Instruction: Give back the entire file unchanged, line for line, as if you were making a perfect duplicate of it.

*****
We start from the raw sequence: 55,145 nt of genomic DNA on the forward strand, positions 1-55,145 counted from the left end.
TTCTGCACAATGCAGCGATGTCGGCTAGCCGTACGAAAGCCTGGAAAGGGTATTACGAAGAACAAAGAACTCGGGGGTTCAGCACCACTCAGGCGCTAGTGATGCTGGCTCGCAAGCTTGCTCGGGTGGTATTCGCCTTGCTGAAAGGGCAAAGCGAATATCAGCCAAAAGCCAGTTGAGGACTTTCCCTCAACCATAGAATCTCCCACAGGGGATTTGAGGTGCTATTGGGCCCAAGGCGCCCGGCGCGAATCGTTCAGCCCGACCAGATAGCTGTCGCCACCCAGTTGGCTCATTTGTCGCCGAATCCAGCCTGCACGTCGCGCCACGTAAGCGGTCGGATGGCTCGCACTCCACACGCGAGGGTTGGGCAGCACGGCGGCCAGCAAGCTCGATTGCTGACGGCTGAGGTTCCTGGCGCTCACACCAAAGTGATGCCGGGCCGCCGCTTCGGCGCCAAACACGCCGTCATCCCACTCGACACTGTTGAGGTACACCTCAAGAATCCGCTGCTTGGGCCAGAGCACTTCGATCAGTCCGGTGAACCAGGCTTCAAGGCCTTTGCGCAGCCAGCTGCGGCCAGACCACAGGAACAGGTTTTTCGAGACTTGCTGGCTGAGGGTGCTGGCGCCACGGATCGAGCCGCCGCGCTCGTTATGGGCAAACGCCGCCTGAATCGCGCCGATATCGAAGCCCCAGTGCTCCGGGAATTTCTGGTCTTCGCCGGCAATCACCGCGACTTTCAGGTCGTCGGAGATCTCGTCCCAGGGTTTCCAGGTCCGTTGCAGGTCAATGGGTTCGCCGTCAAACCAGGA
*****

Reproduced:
We start from the raw sequence: 55,145 nt of genomic DNA on the forward strand, positions 1-55,145 counted from the left end.
TTCTGCACAATGCAGCGATGTCGGCTAGCCGTACGAAAGCCTGGAAAGGGTATTACGAAGAACAAAGAACTCGGGGGTTCAGCACCACTCAGGCGCTAGTGATGCTGGCTCGCAAGCTTGCTCGGGTGGTATTCGCCTTGCTGAAAGGGCAAAGCGAATATCAGCCAAAAGCCAGTTGAGGACTTTCCCTCAACCATAGAATCTCCCACAGGGGATTTGAGGTGCTATTGGGCCCAAGGCGCCCGGCGCGAATCGTTCAGCCCGACCAGATAGCTGTCGCCACCCAGTTGGCTCATTTGTCGCCGAATCCAGCCTGCACGTCGCGCCACGTAAGCGGTCGGATGGCTCGCACTCCACACGCGAGGGTTGGGCAGCACGGCGGCCAGCAAGCTCGATTGCTGACGGCTGAGGTTCCTGGCGCTCACACCAAAGTGATGCCGGGCCGCCGCTTCGGCGCCAAACACGCCGTCATCCCACTCGACACTGTTGAGGTACACCTCAAGAATCCGCTGCTTGGGCCAGAGCACTTCGATCAGTCCGGTGAACCAGGCTTCAAGGCCTTTGCGCAGCCAGCTGCGGCCAGACCACAGGAACAGGTTTTTCGAGACTTGCTGGCTGAGGGTGCTGGCGCCACGGATCGAGCCGCCGCGCTCGTTATGGGCAAACGCCGCCTGAATCGCGCCGATATCGAAGCCCCAGTGCTCCGGGAATTTCTGGTCTTCGCCGGCAATCACCGCGACTTTCAGGTCGTCGGAGATCTCGTCCCAGGGTTTCCAGGTCCGTTGCAGGTCAATGGGTTCGCCGTCAAACCAGGA